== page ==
Justice can still work on a tight budget Wendover

governments are responsible for monito- ring and dealing with suspected “ponzi” operations. In the United States, ponzi schemes often come under the jurisdiction of the Securities Exchange Commission because they may involve the buying and selling of fraudulent stock. “Fraud is fraud,” said Nicholson, “and while I don’t comment on any specific case, we have seen an increase in cases of fraud in this country, including white- collar crime, and we have responded to that with our Bill on white-collar crime, to have increased penalties for people involved in taking other people’s money by fraudulent means. But the investigation of these schemes is within provincial jurisdiction. The policing and, for the most part, the administration of justice is within provincial jurisdiction. But we all have a role to play. “We’ve had legislation in the last cou- ple years onwhite-collar crime. It becomes, among other things, more victim-friendly. "We actually put an application right into the Act to assist people who become victims of these individuals who have, one way or another, taken their money. So we try to assist at that level to make it a little easier for them to have their matters heard, because these things cause a great deal of pain for people. "Many times it’s not just the amount of money, it’s what that money means to the individual. Many times it can be life- savings, and to have that fraudulently taken away concerns us all. We will conti- nue to do our part at the federal level.” Nicholson noted that the rise of cyber- crime demands that both his ministry, and the Public Safety Ministry of Vic Toews, keep revising the Criminal Code so that it remains in touch with the 21 st century. He referred to recent legislation that Toews has introduced, giving police greater powerformonitoringtheWorldWideWeb and collecting information from Internet service providers for criminal investiga- tions into pornography and other matters. The legislation has become a source of controversyovertheissueofprivacyrights. “The Criminal Code is stuck in 1950s technology, and the criminals have moved beyond just telephoning each other,” Ni- cholson said. “They have given up sending telegrams to each other. The criminal has taken advantage of all the new technolo- gies, and the Bill that he (Toews) has before parliament - and that has gained quite a bit of publicity in the last couple of weeks - addresses that.” He observed that the twin problems of criminal Internet use, and the social responsibility of the Web industry sector, are not new to his ministry. “But we have this problem all the time. I met a number of years ago, for instance, with Internet service providers (ISPs), and I indicated to them that we all have a stake in doing something about child pornography. They quite correctly pointed out to me that many of them realize they have a ‘moral obligation’ to turn over evidence of child pornography. “I told them, ‘With respect, you have to have more than a moral responsibility. You’re going to have to have a legal responsibility.’ One of the Bills that we enacted last year requires now ISPs to turn over evidence that comes to their attention, or information that comes to their atten- tion, about child pornography.” Keeping up with criminals now and in the future, Nicholson noted, requires cons- tant vigilance. “It’s trying to be up-to-date with what’s happening in the world of technology,” he said. “The Criminal Code has to be continuously updated because crime becomes more sophisticated, and the Criminal Code has to keep up with it.”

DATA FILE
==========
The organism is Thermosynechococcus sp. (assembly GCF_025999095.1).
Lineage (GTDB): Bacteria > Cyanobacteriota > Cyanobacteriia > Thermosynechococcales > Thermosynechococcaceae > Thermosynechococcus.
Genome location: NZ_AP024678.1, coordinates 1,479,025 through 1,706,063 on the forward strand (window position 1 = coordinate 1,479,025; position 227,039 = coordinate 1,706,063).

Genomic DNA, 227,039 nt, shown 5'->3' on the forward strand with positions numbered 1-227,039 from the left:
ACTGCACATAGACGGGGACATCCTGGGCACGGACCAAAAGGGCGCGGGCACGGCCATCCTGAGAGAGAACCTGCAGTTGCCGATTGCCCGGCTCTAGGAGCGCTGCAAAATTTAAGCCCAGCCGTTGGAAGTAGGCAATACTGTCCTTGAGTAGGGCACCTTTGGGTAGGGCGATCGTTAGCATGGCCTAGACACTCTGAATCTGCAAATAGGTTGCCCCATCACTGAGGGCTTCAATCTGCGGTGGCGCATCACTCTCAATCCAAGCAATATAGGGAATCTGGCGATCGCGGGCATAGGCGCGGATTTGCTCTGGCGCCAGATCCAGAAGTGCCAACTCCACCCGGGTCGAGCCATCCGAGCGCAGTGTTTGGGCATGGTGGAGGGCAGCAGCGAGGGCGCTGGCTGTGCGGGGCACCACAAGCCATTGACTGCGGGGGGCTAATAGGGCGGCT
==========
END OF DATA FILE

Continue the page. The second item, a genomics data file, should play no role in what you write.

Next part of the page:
will be able to do that, and I trust that Canadians, when they have a look at the budget,theywillsayit’sfair,it’sreasonable, it’s what the country needs.” But the attorney-general does not see a restraint budget as proving any obstacle to

operation–butthatbeingsaid,ourpriorities will continue. We are very supportive of victims – through the Victims Fund, our strategies with respect to encouraging young people to stay away from drugs, crime prevention, and these will continue. I am supportive of those. They are part of the process.” The minister cited past legislative ef- forts to include more consideration of victim’s rights in dealing with fraud and other “white-collar” crimes. That includes efforts to get the courts to consider the effect on victims of “ponzi” type fraud schemes which have claimed the life savings of many seniors and others on fixed incomes in Eastern Ontario and Western Québec during the past few years. The problem for many victims of ponzi schemes in the past in Canada is confusion over whether the provincial or federal

The federal budget has yet to hit the tables at Parliament but talk of restraint on The Hill should not slow down the wheels of justice. That is the view of Canada’s Attorney-General and Justice Minister Rob Nicholson. “We are all under an obligation to make sure the taxpayers’ dollars are spent well, and that we cut back on anything extra,” said Nicholson, during a Feb. 3 interview while attending the annual Spring Gala of Glengarry-Prescott-Russell MP Pierre Lemieux. “And so we all have a responsibility at this time with trying to assist with meeting the federal financial commitments. So my colleague, Jim Flaherty (finance minister), has a huge responsibility in managing that, but I have every confidence that he

his own ministry’s goals of working with the Public Safety Ministry in maintaining the goals of Canada’s criminal justice system. “For the most part, most of the ad- ministration of justice is within pro- vincial jurisdiction – the maintenance of courts and the


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